Chip Scoggins is a Star Tribune sports columnist. He previously covered the Minnesota Vikings for four years, starting in 2008. In addition, he covered college football for five years. Chip has been with the Star Tribune since January 2000. He can be followed on twitter at @chipscoggins.Find Chip on Facebook.
I spent some time at Winter Park this week for the Vikings veteran minicamp. It was my first time being around Mike Zimmer and observing how he handles his team.
In talking to a number of veterans, there was lot of anxiety and nerves for them being around the new coaching staff for the first time on the field. Everyone was trying to make a favorable first impression. I’ll have more on this in my Saturday column.
One guy who seemed completely relaxed was second-year receiver/returner Cordarrelle Patterson, who never seems uptight about anything.
Patterson came across even more comfortable in his press conference, which is probably a normal thing for a guy entering his second season in the league. Patterson told reporters that he wants to become a fashion designer after his football career is over (he even offered to help our veteran NFL writer Mark Craig with a fashion makeover) and also shared why he doesn’t think he could be a hockey player.
“It’s tough being out there,” Patterson said. “I tried to skate one time and it didn’t happen. Hats off to those guys. They out there every day, beating each other up, losing teeth. I got a pretty smile. I’m not trying to lose any teeth.”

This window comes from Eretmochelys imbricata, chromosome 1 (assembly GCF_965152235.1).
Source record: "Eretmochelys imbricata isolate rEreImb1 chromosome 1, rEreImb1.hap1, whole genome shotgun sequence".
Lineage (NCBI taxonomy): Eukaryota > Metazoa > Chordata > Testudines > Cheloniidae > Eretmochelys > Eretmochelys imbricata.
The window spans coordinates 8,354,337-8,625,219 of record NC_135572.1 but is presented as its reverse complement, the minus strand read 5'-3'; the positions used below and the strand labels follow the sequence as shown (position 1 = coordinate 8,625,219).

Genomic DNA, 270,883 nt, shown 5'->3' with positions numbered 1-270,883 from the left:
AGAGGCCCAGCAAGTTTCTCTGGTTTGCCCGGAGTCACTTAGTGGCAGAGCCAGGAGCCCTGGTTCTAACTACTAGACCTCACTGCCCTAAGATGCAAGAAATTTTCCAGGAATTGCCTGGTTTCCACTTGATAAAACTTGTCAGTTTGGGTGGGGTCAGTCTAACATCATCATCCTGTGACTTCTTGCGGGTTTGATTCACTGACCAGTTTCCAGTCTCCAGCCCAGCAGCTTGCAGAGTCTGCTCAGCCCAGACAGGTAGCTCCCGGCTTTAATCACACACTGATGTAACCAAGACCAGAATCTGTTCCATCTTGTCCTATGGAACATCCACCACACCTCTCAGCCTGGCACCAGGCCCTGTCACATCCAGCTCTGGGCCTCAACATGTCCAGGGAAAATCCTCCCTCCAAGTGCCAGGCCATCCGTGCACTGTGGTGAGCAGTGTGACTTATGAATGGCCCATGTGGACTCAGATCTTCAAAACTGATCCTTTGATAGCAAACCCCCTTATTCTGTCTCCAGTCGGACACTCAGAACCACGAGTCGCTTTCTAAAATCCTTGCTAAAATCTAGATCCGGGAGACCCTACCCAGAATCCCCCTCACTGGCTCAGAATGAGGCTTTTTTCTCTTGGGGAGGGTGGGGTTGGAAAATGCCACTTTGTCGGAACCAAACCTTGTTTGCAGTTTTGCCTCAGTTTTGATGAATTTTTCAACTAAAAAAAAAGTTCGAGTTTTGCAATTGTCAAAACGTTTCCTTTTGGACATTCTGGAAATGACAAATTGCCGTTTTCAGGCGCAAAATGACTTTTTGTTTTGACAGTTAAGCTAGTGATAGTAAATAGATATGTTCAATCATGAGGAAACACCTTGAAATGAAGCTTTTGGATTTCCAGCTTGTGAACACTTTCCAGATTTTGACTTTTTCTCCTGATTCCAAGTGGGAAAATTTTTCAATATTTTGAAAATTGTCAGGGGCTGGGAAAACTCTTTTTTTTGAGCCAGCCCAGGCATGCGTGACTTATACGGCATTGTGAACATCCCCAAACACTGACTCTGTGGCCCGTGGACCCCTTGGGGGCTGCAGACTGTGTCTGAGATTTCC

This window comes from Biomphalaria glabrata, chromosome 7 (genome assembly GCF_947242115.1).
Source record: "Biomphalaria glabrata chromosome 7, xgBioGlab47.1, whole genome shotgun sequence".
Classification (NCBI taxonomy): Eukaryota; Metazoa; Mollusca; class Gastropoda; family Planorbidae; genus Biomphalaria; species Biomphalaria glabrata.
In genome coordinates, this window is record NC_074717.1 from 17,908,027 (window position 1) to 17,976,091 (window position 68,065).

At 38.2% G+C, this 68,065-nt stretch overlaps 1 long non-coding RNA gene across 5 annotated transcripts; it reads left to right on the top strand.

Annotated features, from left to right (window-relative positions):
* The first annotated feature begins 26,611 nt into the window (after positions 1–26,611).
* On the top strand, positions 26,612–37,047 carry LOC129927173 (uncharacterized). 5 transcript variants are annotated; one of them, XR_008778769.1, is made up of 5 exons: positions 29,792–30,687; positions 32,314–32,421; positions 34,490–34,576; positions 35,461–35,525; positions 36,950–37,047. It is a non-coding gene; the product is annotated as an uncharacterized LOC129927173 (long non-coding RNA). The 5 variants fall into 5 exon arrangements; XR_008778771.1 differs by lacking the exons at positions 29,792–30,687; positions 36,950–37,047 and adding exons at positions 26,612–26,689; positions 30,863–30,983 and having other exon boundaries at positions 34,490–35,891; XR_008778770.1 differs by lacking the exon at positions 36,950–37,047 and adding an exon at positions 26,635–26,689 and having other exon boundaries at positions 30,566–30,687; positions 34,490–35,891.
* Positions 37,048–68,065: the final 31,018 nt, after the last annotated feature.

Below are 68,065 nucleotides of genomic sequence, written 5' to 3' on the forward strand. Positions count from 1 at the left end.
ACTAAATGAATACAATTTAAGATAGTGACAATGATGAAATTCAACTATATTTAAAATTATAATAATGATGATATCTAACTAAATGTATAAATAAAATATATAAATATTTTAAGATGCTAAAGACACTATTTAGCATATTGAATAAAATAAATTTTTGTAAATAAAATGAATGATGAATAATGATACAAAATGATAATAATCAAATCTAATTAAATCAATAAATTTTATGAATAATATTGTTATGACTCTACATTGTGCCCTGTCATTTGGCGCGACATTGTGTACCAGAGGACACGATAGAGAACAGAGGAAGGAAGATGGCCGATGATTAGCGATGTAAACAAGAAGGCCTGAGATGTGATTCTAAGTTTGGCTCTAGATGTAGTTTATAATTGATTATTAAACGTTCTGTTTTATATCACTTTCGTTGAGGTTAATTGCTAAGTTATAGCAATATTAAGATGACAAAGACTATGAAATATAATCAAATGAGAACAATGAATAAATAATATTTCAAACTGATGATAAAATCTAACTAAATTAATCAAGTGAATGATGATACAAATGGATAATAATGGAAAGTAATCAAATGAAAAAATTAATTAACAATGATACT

Patterson became a valuable weapon on offense – and not just as a returner – as a rookie once Bill Musgrave finally gave him a chance the second half of last season. It’s a safe bet that Patterson’s playing time and role won’t be an issue under new offensive coordinator Norv Turner.
I’m curious to see Patterson’s expanded role in Turner’s offense. Turner has a terrific offensive mind. He knows how to maximize his talent, and Patterson obviously has elite athleticism and play-making ability.
Two things stood out to me in Patterson’s media session. He said he hopes to play every receiver position this season and he criticized his work ethic as a rookie.
“Last year, coming in as a rookie, you really don’t know what to expect,” he said. “I don’t think my work ethic was good enough last year. This year my whole mindset is, remember everything, do better than you did last year. I think I was kind of bad last year, this year will be way better.”
Zimmer also made a smart move by retaining wide receivers coach George Stewart, who is widely respected inside the locker room and in league circles. Stewart and Patterson have a close relationship and Stewart, a long-time receivers coach, will be valuable for Patterson’s development.
“I just want to be great,” Patterson said. “You always want to be great as a person. I feel like I've got a lot of confidence in myself. Greg [Jennings] told me that a lot coming in as a rookie, 'You've got to be more confident than anyone you know.' I just like to set the tone for myself and my teammates.”